The new Moroccan government vows to remove patronage and foster a healthy business environment. Moroccan Prime Minister Abdelilah Benkirane has declared a war on the rentier economy, pledging to remove privileges and exemptions based on patronage. The policy affects several areas, such as granting licenses for taxis or coaches and exemptions in the housing or maritime fishing sectors. Such income is based on a monopoly, charging prices higher than the going rate in the absence of competition, economist Ahmed Soundoussi explained. It also has to do with distributing mining or other wealth and resources through a system of forced patronage, he said. Benkirane appealed to MPs to support his plans to do away with such favours, saying that he was prepared to publish a list of recipients. The measures include greater powers for the Competition Committee, which is now recognised by the constitution. Article 166 of the Constitution has widened the powers of this body, which exists to control unfair business practices.
Committee chairman Abdelali Benamor said that his organisation has a team of experienced economic and legal experts who are capable of fighting the rentier economy. He added that the problem costs the national economy between 1% and 1.5% of GDP. The Competition Committee has encountered a certain amount of resistance from some lobbying groups, Benamor added, and it will take a concerted effort by influential sectors of society if malpractice in the market is to be stamped out. Mohamed Najib Boulif, Minister Delegate for General Affairs and Governance, assured that the government saw stamping out the rentier economy as one of its priorities. He said that it was important to get rid of the "practice whereby public tenders can be secured by a telephone call". "We need to get rid of such approvals within the next four or five years and set up an appropriate legal framework," he added. "Approvals must be governed by formal specifications."
Despite its resolve to tackle this area, the government acknowledged the task would not be an easy one. Benkirane has pointed out that a progressive approach is needed to meet their stated objectives. He called on officials to set an example by not taking advantage of the rentier economy. Driss Radi, an MP from the Chamber of Councillors, was spurred into action by the head of the executive's call. He handed in his taxi licence to Benkirane. "I wanted to make a gesture, to encourage all those enjoying big favours to reject them. We need to fight the rentier economy and corruption," he commented. The time is ripe for change, Benkirane said. "Those who have profited need to know how to stop. It's better to be modestly rich in a stable country than very rich in a threatened country," the prime minister said. Ahmed Zaidi, head of the Socialist Union of Popular Forces (USFP) parliamentary group, called for a joint commitment to practical action to deal with corruption. It takes a number of forms, he said, and represents a huge danger to a national economy seeking to generate added value, wealth and employment. "Public opinion is focused on seeing effective steps taken on the issue," Zaidi said. "We shall see whether Benkirane's government will have the courage to publish the list of those enjoying such favours, whilst putting mechanisms in place to recover the rights of society."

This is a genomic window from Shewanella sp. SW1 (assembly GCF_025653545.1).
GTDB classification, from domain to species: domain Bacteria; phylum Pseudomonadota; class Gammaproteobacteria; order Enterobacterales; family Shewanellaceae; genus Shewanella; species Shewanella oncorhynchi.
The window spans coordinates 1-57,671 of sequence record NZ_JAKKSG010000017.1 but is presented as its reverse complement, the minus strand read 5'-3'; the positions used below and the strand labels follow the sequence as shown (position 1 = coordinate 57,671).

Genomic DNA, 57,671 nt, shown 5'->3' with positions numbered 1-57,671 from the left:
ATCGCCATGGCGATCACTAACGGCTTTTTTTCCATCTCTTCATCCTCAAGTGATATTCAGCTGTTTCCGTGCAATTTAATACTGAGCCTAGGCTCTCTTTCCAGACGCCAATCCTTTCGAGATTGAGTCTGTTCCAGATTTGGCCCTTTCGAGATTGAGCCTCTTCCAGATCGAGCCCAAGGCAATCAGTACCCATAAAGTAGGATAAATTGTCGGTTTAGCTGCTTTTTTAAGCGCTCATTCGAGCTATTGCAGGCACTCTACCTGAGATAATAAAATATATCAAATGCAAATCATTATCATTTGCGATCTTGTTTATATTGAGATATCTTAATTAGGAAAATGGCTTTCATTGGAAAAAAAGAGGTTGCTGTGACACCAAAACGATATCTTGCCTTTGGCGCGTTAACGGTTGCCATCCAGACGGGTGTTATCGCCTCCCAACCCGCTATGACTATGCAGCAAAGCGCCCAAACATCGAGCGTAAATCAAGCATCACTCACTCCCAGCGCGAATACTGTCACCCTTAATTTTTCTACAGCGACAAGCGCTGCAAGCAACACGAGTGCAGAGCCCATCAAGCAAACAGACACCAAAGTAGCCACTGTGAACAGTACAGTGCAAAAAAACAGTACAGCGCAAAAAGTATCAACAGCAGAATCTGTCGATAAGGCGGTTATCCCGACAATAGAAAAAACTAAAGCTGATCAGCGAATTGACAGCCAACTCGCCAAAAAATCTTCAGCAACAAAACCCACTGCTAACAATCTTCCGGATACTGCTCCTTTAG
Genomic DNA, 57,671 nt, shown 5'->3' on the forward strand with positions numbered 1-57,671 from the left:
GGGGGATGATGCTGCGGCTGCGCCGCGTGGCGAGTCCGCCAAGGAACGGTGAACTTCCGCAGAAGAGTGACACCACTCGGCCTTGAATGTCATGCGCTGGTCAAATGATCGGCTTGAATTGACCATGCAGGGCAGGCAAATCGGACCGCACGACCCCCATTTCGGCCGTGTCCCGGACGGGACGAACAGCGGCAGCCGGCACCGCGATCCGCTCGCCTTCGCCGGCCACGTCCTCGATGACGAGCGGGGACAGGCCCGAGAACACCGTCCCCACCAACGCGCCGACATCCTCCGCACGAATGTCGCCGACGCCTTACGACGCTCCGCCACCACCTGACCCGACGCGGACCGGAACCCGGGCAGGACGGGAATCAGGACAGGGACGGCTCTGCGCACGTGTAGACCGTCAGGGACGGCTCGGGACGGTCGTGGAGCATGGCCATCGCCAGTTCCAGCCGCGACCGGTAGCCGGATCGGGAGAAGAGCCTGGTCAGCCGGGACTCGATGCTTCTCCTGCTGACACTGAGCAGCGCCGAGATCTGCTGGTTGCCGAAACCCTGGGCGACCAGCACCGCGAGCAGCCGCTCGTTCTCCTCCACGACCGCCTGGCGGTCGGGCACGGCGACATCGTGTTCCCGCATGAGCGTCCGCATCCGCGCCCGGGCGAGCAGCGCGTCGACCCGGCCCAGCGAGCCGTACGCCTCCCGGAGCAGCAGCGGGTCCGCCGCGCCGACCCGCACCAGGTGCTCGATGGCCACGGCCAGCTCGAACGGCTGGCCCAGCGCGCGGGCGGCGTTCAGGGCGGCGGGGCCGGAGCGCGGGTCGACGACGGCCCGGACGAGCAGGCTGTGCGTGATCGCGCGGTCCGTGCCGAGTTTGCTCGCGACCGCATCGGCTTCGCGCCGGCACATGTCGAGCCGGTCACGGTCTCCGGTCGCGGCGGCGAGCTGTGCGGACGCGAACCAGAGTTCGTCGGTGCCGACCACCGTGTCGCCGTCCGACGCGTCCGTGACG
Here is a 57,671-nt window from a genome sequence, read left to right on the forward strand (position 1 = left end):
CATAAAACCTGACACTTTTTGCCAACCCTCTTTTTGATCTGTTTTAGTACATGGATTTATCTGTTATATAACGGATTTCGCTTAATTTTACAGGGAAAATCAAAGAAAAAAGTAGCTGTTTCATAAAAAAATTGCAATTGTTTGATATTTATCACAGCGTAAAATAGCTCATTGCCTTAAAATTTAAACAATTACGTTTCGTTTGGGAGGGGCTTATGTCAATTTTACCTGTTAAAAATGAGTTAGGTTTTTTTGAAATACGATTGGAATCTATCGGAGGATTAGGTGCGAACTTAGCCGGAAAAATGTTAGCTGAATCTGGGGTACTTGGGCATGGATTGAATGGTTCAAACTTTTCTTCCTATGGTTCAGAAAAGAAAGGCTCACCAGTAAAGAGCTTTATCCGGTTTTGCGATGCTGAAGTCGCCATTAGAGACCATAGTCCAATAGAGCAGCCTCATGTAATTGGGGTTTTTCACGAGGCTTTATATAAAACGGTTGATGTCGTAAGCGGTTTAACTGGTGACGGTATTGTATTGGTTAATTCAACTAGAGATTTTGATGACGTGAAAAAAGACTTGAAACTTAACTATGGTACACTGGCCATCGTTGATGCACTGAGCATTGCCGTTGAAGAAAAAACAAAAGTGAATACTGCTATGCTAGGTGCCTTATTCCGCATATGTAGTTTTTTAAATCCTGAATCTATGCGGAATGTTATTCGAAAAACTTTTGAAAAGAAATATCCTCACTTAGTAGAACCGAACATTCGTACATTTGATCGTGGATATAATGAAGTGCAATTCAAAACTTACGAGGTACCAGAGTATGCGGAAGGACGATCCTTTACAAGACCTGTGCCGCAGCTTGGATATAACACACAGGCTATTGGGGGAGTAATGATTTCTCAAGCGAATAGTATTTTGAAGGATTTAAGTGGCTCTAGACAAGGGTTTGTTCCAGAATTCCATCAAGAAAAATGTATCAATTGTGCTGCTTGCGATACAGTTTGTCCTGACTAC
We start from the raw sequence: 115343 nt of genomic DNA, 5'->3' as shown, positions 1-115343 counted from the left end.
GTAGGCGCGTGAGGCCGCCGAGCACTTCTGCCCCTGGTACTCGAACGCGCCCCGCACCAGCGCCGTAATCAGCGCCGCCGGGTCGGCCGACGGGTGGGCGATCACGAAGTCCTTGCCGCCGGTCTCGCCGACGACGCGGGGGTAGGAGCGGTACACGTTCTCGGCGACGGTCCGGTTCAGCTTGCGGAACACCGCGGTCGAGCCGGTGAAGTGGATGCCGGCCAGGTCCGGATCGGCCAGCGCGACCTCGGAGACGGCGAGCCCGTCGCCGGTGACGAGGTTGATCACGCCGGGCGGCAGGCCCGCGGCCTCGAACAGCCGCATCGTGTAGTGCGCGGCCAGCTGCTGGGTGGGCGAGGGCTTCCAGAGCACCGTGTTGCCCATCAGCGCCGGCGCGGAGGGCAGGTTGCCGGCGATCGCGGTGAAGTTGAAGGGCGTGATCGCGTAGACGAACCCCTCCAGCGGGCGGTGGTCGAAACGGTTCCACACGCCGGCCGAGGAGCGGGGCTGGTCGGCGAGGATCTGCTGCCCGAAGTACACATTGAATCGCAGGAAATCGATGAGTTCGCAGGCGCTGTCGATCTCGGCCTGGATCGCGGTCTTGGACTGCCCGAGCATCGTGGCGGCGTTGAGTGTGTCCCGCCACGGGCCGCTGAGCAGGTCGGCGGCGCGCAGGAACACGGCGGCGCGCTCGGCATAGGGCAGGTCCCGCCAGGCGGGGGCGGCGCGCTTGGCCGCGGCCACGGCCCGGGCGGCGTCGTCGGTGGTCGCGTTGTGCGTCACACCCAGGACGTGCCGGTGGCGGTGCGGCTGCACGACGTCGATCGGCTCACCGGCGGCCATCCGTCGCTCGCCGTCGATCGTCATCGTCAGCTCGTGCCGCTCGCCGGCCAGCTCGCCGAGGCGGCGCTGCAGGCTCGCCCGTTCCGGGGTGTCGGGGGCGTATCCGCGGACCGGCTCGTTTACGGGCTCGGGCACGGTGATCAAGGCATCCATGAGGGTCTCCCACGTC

The announcement is good news for people like Hakim M, a taxi driver has been working all day for the last ten years and has to pay more than half of his takings to the licence owner. "It's easy money for him, without having to work," he said. "It's unfair. There needs to be a new system to allow young people to enter the profession without being at the mercy of licence holders, who have been able to make a profit they don't deserve." http://www.magharebia.com/
Morocco predicts lower growth for 2012
By ASSOCIATED PRESS Published: Feb 2, 2012 RABAT
Morocco's finance minister predicted Thursday the kingdom's growth rate for 2012 would drop to 4.2 percent because of the economic crisis in Europe. Morocco has had an average growth rate for the past five years of around 4.8 percent, though it is believed to have dropped slightly during 2011.Morocco's tourism sector wasn't as severely affected by the uprisings across the region as fellow North African states like Egypt and Tunisia, which saw this key industry devastated over the past year and flat growth. Despite a relatively robust growth rate, however, the country has struggled to create jobs and unemployment is officially at 9.1 percent, though it soars to more than 30 percent among those under 34 years.